It all started at The Valley back in July.
Despite not normally being anything like a pre-season enthusiast, a friend’s 21st in Guildford that necessitated changing trains in London made the prospect of an away trip in the sun difficult to resist.
We lost 1-0 that day. Lost 1-0 to a side that had finished the previous season sixth in League One, a side who possessed little real quality and all while City fielded a team including promising new recruits Teemu Pukki, Kenny McLean and Tim Krul.
But we played well. We created chances, passed it around swiftly, and looked a genuinely more potent attacking outfit than we did at many points throughout the season before. I left the game feeling surprisingly upbeat.
What that day in south-east London symbolised more than anything was the start of a journey. A journey not only for Daniel Farke and his merry men, but also one of immense personal joy for me and thousands of other City fans who opt to invest considerable sums of their hard-earned cash on following their heroes up and down the country.
Back in August, the notions that I’d end up going to all 23 away games and see Kenny McLean drinking fortified wine and proclaiming himself mayor at City Hall would have seemed preposterous.
That both manifested themselves, in reality, is a testament to what an utterly bonkers season of football we’ve been fortunate enough to witness.
It’s been glorious. Joyous, magical, triumphant; a campaign that has forged a canvas of indelible memories that will unequivocally remain ingrained for a lifetime. On so many occasions I didn’t think life as a football fan could get any better. On every single one, I was wrong.
A lot like an Edgbaston Test match, it started and ended in Birmingham. Onel Hernandez’s last-minute equaliser at St Andrew’s set the tone, slipped in by Denis Srbeny and finishing unerringly in front an away end who swayed like daffodils in a stiff summer breeze.
But then came the roadblocks. Defeats at Bramall Lane and at home to West Brom and Leeds left many fans impatient, impetuously calling for Daniel Farke’s head in light of a paltry points tally. Anyone who’d actually paid attention to performances – particularly that game in South Yorkshire – was aware of how much better we looked, but at a time of alleged crisis, there was little room for rationality.
The derby and international break came and went, however, and these yellow and green wizards soon began to blossom. Away wins at Reading and Queen’s Park Rangers and they suddenly had a spring in their step, a team of youthful buoyancy who looked fearless and up for the challenge.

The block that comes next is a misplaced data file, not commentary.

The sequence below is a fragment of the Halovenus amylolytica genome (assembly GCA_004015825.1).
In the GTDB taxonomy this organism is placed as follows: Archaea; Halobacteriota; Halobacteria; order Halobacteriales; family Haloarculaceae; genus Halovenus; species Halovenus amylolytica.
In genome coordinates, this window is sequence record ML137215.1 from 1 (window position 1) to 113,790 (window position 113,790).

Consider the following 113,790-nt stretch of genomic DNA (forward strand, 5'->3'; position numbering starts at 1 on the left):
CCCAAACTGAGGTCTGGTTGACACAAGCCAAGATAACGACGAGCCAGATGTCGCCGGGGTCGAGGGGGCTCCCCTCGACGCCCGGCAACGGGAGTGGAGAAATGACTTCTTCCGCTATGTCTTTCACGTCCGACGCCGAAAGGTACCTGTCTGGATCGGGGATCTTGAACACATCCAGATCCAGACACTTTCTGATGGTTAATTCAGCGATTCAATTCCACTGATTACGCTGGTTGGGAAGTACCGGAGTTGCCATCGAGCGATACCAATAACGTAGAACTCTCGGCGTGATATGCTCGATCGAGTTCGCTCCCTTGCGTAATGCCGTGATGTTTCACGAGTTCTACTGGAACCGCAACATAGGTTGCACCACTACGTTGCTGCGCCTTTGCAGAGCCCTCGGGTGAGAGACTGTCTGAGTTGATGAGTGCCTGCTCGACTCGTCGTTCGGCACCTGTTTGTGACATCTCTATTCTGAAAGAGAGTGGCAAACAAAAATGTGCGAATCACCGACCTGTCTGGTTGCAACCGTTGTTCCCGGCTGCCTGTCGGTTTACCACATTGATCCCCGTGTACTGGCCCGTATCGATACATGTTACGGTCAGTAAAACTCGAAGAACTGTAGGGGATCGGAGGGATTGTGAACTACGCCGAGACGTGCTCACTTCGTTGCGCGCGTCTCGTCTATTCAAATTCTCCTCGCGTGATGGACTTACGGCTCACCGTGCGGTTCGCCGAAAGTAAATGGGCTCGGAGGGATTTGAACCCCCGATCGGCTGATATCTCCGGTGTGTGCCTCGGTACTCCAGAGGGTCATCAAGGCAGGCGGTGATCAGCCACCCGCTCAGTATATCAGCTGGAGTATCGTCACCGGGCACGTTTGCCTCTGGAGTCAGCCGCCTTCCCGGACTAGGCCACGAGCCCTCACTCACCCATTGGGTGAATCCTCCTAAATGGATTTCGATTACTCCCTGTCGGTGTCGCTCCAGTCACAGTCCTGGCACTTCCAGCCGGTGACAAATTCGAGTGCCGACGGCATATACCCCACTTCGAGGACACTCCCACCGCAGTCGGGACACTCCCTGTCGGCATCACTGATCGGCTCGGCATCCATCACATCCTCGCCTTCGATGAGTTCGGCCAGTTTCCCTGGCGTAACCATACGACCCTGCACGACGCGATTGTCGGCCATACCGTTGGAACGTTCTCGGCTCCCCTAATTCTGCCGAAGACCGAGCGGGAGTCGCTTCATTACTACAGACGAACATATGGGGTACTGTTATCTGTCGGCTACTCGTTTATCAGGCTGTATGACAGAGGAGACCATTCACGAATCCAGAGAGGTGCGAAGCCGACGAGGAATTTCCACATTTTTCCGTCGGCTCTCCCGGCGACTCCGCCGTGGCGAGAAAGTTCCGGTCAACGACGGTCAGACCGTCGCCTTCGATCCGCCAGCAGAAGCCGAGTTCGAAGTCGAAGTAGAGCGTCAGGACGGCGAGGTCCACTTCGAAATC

Of all the magnificent days out I’ve had watching City this season, the trips to Sheffield Wednesday and Swansea in November were particularly memorable. These were when it dawned on me that we may genuinely be able to do it, days where Farkeball majestically clicked and games that saw the advent of Emi Buendia as the league’s most magical creative force.
A Teemu Pukki late show – festive edition – at Ewood Park in December and we were well on our way. Despite the subsequent run of dropped points – Forest, floodlight-gate, Brentford and West From – and an FA Cup exit, the fact these came during an injury crisis and we remained in the top two warranted little cause for concern.
And then came Elland Road. An evening that saw one of the most complete, composed Championship performances of recent years and one where a televised statement to the nation was made in the most commanding fashion.
Farke’s warriors glowed under the floodlights, yellow and green torpedoes who were too quick, too adept for Marcelo Bielsa’ ostensibly promotion-cruising side. In a spine-tingling smash and grab, the Championship script was ruthlessly ripped apart.
We sizzled at Bolton, struggled at Preston, but these players just kept on going. Millwall – preceded by an unforgettable morning on Soccer AM – was magnificent, and at Rotherham we were bailed out by a second-half contribution from the indefatigable Ben Godfrey.
Time for the run-in. 1,500 of us made the trip to Teesside, jubilant and in good voice in the pub before owing to Bristol City’s win at Sheffield United and even louder at full-time after Onel Hernandez’s intelligent near-post strike.
Decisions didn’t go our way at Wigan, but thanks to Pukki, we once again found a way out unscathed.
After two draws at home, our day of destiny in Staffordshire arrived, a day in which we left the ground deflated but were later elated thanks to Brentford and Sergi Canos. The mandatory Leeds capitulation was complete.
What has happened since will remain etched in our memories forever. Those scenes at Carrow Road last Saturday night were just pure joy; the culmination of a season that transformed the connection between club and fans and allowed us all to unite and celebrate as one.
And, I don’t think being a football fan gets much better than Saturday afternoon at Villa Park.
The depressing reality about this season is that it has to end. Indeed, the truth is that this may well be as good as it gets for us City fans; a campaign that will surely never be topped regardless of what happens to us in the Premier League.
But now is not the time for such thoughts. Now is a time for celebration, a time for ecstasy, a time to enjoy McLean’s booze-fuelled balcony behaviour and the sight of Timm Klose, Marco Stiepermann and co downing Carlsbergs at nine in the morning.
These players get it. We are so lucky to have them.
So, 23 away games, 12 wins and one season that we will never, ever forget. This has been what supporting a football team should be all about – a success story built on the admirable principles of perseverance, promoting youth and fostering a connection with fans.
It’s been perfect. We can only hope that such a story, and the memories it’s provided, will be the beginning of a longer narrative that will leave a lasting legacy for all of us in this Fine City to enjoy.